Brief Fact Summary.
Plaintiff agreed to purchase Defendants’ property. Prior to closing a fire destroyed the building and Plaintiff received insurance proceeds. Plaintiff sued Defendant for specific performance of the contract and a reduction of the purchase price. The trial court ruled for Plaintiff on both counts. Defendants appealed
Synopsis of Rule of Law.
When a conveyance of real property includes land and buildings and the buildings constitute an important part of the bargain and of the value of the estate, the seller bears the risk of loss until the closing.
Skelly Oil Company (Plaintiff) agreed to purchase the property in question from the Ashmores (Defendants) along with the “buildings, driveways, and all construction thereon” for $20,000. Prior to the closing, a fire destroyed a building which was covered by a $10,000 insurance policy. The building was valued at over $12,000 before it was destroyed. The purchase agreement did not specify who would bear the risk of loss or how insurance proceeds would be distributed. The Defendants received the insurance proceeds, and Plaintiff sued for specific performance of the contract and a $10,000 reduction of the purchase price. The trial court ruled for Plaintiff on both counts, and the Defendants appealed.
Whether a seller bears the risk of loss until the closing when a conveyance of real property includes land and buildings and the buildings constitute an important part of the bargain and of the value of the estate.
Yes. The trial court’s ruling is affirmed. When a conveyance of real property includes land and buildings and the buildings constitute an important part of the bargain and of the value of the estate, the seller bears the risk of loss until the closing.
It is thus stated in Libman v. Levenson When the conveyance is to be made of the whole estate, including both land and buildings, for an entire price, and the value of the buildings constitutes a large part of the total value of the estate, and the terms of the agreement show that they constituted an important part of the subject matter of the contract the contract is to be construed as subject to the implied condition that it no longer shall be binding if, before the time for the conveyance to be made, the buildings are destroyed by fire.View Full Point of Law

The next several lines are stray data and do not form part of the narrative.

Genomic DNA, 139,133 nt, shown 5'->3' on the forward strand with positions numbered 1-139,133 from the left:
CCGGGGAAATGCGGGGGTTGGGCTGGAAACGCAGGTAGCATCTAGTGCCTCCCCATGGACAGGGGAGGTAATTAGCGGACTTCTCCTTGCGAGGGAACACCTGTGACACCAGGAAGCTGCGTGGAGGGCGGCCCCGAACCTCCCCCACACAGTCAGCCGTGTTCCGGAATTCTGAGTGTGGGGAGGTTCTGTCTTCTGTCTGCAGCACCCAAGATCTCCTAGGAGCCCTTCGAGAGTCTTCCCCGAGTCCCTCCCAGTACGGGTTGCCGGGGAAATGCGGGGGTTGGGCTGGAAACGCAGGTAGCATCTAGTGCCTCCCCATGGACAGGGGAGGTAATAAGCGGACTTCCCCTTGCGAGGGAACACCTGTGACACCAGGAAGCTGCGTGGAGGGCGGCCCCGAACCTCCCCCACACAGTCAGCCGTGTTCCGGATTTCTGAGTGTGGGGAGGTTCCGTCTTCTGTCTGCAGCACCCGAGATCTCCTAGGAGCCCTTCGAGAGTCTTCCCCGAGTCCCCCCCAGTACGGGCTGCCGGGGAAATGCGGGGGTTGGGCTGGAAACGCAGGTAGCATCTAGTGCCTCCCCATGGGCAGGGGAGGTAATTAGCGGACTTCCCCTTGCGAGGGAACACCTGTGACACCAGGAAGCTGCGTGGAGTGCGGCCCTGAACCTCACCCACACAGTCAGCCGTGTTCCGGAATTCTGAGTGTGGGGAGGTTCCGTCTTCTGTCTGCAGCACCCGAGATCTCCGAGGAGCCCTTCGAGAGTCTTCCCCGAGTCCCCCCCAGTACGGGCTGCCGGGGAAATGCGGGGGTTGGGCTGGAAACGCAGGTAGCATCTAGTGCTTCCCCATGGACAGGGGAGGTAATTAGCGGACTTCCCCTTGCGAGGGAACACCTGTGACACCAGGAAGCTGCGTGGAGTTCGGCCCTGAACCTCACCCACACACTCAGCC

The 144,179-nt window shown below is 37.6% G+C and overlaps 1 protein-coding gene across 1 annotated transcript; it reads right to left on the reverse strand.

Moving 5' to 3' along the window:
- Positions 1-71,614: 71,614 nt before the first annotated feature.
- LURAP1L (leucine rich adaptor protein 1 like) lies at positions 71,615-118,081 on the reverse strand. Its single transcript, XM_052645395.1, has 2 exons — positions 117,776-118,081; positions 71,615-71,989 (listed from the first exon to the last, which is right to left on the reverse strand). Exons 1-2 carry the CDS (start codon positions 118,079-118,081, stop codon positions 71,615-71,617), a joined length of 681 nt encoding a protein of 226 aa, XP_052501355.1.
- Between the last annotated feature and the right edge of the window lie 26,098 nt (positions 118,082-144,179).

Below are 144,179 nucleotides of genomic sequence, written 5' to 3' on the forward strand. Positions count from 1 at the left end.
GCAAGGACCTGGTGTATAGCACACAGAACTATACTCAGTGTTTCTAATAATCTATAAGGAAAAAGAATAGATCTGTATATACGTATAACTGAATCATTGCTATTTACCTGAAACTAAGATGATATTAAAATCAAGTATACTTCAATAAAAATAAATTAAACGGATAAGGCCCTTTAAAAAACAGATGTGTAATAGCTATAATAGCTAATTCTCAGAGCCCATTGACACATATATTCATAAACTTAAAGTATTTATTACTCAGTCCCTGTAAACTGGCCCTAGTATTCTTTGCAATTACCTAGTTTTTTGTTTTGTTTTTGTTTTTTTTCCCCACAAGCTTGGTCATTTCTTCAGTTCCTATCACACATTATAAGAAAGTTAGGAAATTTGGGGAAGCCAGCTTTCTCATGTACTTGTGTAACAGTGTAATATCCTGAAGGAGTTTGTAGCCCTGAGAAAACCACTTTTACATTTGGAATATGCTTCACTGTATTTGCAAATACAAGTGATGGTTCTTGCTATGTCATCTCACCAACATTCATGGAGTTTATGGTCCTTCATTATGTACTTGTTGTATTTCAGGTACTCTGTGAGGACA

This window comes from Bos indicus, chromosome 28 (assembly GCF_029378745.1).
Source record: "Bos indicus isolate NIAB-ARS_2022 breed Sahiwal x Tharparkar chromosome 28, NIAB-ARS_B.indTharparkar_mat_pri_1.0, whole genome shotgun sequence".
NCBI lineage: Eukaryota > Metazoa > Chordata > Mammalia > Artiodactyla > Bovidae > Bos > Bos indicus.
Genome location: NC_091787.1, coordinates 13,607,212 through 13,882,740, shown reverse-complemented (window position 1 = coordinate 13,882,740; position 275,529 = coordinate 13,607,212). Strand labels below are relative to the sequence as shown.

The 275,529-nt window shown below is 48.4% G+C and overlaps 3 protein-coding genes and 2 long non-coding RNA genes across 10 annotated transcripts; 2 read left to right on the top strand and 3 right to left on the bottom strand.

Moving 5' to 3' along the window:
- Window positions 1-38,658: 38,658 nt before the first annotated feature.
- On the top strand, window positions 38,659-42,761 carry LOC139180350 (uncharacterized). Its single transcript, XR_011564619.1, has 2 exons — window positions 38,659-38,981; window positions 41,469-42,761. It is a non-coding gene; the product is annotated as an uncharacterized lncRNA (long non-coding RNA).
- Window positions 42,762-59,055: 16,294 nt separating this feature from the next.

(Storckman, J.):While the majority purports to abandon the rule of equitable conversion, it proceeds to do exactly the opposite in its application of the Massachusetts rule. Under the Massachusetts rule, the contract should be unenforceable if the buildings constituted a large portion of the value of the estate. Yet the majority apparently believes the building’s value was not a large portion of the estate’s value despite it being more than 50 percent of the purchase price. Instead the majority applies equitable principles to reach its decision. If the building does not represent an important part of the bargain, the Massachusetts rule calls for “compensation for any breach” or damages. Yet the court simply awards the proceeds of the insurance policy without any determination of the damages due. Accordingly, the court should deny the reduction of the purchase price but award specific performance based on the original purchase price minus compensation for damages, if any.
This court declines to follow the arbitrary rule of equitable conversion and follows the Massachusetts rule.If the buildings are destroyed by fire after the contract is executed but before the deed is delivered, the contract is unenforceable and the purchaser may cancel the contract. The buyer is also entitled to a return on any advance payment. The seller should protect his property through insurance. If the value of the property is not significantly decreased or if the buildings were not so fundamental to the exchange to warrant cancellation of the contract, specific performance may be ordered, with compensation for breach or damages. The doctrine of equitable conversion is based on principles of equity. To compel specific performance of a contract where the buildings, being an important and valuable part of the parties’ bargain, are destroyed would be inequitable because the buyer is forced to pay for something that the seller cannot provide. Here, the agreement of sale specifically recited that the land was to be sold “together with the buildings, driveways, and all construction thereon.” Furthermore, the building was valued at $12,537 before it burned down, thus Defendants cannot credibly say the building was of little value to Plaintiff. Finally, enforcement of the contract would not be inequitable toward the Defendants because they will still receive exactly what they bargained for, the full purchase price.